WideWebWitch Sun 08-Jan-06 22:16:23

I was a complete stranger to grief too and I do understand how scary that can be.

Janh Sun 08-Jan-06 22:20:40

tumblemum, have a look at If I Should Die . It has lots of ideas (including most of the ones already suggested); but I think WWW's post is great, you don't have to do anything, and if you feel too broken up to speak, nobody will think worse of you for that. Sympathy from me too.

Janh Sun 08-Jan-06 22:21:47

I like this one very much:

Indian Prayer

When I am dead
Cry for me a little
Think of me sometimes
But not too much.
Think of me now and again
As I was in life
At some moments it's pleasant to recall
But not for long.
Leave me in peace
And I shall leave you in peace
And while you live
Let your thoughts be with the living.


swedishmum Sun 08-Jan-06 22:22:04

We had Remember Me by Christina Rosetti at dd's funeral.

Tumblemum Sun 08-Jan-06 22:47:39

You have all been so kind to respond as you have I really appreciate it. WWW you have not been insensitive at all, quite the contrary they have helped me to think about what I can or cannot do. I wish I was a talented musician somehow playing some music would be easier than speaking.
Once again thank you for your kindness.

MummyDreamingOfAWhiteChristmas Mon 09-Jan-06 11:41:50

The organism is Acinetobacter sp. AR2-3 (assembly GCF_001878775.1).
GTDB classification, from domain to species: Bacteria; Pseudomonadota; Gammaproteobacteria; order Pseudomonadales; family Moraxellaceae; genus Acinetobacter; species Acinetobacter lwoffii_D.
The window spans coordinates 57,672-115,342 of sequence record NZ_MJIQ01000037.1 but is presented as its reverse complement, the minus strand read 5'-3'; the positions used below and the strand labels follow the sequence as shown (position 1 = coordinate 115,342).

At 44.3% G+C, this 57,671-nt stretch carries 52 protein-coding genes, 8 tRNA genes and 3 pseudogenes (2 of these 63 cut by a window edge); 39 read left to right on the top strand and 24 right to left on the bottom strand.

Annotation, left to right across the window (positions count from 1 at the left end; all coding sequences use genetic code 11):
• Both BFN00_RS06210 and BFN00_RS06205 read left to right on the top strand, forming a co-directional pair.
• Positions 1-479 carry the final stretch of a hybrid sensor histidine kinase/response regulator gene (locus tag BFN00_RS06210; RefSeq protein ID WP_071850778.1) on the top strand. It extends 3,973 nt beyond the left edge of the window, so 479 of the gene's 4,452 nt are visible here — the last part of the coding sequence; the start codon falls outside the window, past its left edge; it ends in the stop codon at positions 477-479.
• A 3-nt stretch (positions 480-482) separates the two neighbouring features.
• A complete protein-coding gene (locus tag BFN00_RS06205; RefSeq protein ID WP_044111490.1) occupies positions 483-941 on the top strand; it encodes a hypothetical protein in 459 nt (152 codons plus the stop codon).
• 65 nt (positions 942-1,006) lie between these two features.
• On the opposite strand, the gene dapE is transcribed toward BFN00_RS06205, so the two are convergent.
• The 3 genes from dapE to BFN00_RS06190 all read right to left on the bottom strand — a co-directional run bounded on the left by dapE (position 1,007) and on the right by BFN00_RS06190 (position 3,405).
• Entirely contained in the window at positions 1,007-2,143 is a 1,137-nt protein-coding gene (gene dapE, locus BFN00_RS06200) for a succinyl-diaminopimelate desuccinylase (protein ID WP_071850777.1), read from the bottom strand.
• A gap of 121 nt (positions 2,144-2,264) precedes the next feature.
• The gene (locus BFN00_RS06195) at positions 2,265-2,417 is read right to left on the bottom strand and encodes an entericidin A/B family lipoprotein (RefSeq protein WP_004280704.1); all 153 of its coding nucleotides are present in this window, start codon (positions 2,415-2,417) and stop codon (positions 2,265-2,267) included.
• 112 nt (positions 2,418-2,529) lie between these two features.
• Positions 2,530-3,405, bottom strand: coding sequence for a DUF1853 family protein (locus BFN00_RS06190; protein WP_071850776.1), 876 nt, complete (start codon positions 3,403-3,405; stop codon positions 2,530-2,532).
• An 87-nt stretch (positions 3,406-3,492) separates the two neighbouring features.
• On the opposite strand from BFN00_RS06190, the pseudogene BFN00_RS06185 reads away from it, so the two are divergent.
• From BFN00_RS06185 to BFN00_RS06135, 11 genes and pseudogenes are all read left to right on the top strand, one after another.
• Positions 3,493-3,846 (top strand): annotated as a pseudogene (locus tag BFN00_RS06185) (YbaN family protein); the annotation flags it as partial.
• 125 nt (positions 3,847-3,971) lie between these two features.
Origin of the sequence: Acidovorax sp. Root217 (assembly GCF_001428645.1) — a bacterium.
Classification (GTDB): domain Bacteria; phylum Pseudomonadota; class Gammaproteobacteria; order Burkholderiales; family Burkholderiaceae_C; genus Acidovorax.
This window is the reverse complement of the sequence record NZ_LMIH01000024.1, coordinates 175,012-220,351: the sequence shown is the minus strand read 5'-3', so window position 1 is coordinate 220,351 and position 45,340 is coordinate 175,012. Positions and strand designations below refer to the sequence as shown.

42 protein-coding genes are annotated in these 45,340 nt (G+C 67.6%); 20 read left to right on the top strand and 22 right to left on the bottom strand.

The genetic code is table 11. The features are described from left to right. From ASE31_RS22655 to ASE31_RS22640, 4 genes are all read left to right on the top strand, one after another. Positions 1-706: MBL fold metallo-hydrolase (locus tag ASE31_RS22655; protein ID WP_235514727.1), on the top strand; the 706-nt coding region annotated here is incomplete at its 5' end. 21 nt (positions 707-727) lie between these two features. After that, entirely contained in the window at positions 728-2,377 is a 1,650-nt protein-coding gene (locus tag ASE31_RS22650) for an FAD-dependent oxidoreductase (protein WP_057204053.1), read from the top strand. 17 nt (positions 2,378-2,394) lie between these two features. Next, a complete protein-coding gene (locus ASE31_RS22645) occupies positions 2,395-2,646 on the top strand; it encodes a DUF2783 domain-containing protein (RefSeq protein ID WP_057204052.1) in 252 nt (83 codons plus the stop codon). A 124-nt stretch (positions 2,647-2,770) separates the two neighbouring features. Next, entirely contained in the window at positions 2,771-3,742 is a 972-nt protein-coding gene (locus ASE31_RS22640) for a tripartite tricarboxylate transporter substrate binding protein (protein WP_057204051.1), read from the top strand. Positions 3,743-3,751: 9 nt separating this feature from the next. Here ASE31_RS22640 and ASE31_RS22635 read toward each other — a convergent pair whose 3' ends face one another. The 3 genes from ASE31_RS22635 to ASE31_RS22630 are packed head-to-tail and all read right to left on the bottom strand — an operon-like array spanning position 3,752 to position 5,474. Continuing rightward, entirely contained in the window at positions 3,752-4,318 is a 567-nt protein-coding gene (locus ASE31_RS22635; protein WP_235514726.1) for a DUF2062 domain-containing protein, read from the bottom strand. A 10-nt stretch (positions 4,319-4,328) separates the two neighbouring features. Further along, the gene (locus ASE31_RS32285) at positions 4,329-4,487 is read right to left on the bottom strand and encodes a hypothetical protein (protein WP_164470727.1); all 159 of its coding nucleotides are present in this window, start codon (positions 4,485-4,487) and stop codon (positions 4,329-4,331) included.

Tumblemum - my heart goes out to you at this difficult time. I lost my Dad just a short while ago too - and I struggled to find suitable poems and readings. In the end we went for a humanist ceremony, but the readings we chose would be suitable for either. I started a thread entitled "My Dad died this morning" - it may be useful if it isn't too hard to read for you.

Do CAT me if there's anything I can do or you need a friendly ear - this is such a difficult experience to live through. However as I am finding out, you have to travel the journey, gradually learning to live with your loss and eventually through the sadness you get glimpses of the goodness in life once again.

Take good care.

sallycinnamon Mon 09-Jan-06 19:19:57

Dear Tumblemum.
I've just logged on to MN as I was going to post the exact same thread. I lost my darling nana at the weekend so I know what you're going through and you have my sympathy. I was going to read the W H Auden Stop all the clocks at the funeral but somehow it didn't seem quite right. I wanted something more uplifting and celebratory. Fwiw I'm going with helsi's suggestion. The words seem quite comforting. Thinking of you.
Sally xx